Maryland's Acting Gov. Blair Lee III yesterday unveiled a revised state ethics code that puts greater restrictions on acceptance of gifts by state employes and officials than the draft he prepared in April.
Effective Saturday, the code for the first time will apply to the highest elected officials in the executive branch - from the governor on down - and to local state's attorneys.
Those officials, long with all state employes, are prohibited under the new code from soliciting gifts from anyone, a blanket restriction not found in earlier versions.
The code came into question last year during the political corruption trial of suspended Gov. Marvin Mandel. Mandel argued then that the governor was not covered by the code and that he was not at fault for accepting thousands of dollars in gifts from friends who did business with the state.
Lee's revised code eliminiates that loophole as well as forbidding any employe or executive branch official from accepting any gift from anyone who does business with a Maryland state agency.
The only gifts these Maryland state employes may accept are those received from relatives from fellow employes or from their offices in recognition of merit or for retirement. The code also allows them to accept promotional gadgets, gifts such as tickets to sports or charity events if the tickets are given as a courtesy to the office and food and drink at restaurants.
Special clauses were included in the code to emphasize that no employe of a regulatory agency can accept anything from someone regulated by the agency and no employe can accept a gift from someone negotiating a contract with the employe's agency.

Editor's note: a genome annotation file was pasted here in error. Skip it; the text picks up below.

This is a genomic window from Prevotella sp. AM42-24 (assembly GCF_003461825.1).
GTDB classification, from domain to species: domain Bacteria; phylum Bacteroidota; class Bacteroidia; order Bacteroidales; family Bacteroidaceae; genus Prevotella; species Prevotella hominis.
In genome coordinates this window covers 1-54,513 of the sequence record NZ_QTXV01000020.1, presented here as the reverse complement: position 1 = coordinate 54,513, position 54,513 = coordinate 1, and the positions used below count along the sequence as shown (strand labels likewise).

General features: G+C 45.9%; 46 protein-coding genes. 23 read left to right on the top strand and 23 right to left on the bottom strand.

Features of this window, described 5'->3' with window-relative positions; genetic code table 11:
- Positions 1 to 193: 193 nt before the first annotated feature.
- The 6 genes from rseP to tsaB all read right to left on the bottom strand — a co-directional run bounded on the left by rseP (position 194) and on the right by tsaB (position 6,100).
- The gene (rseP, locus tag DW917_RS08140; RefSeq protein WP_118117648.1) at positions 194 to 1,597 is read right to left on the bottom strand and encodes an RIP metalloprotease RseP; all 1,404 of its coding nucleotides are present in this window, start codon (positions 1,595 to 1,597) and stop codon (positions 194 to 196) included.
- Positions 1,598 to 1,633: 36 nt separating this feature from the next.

"It's certainly far better than any other version. It's fine, a good strong code that tightens the regulation. They've really come a long way," said Lee Peariman, a lobbyist for the Maryland branch of Common Cause, a citizen's organization and one of the strongest critics of previous codes.
In his first draft, presented in late April, Lee allowed state employes to accept and solicit gifts worth $50 or less, a provision Pearlman criticized.
During this year's General Assembly session, Lee failed to convince the legislature to pass a code to cover all elected state officials. It was a deep disappointment, Lee said, because he considered the ethics bill one of his most important offerings to the session.
Lee then chose to issue his executive order which does not require legislative approval. It also does not cover legislators.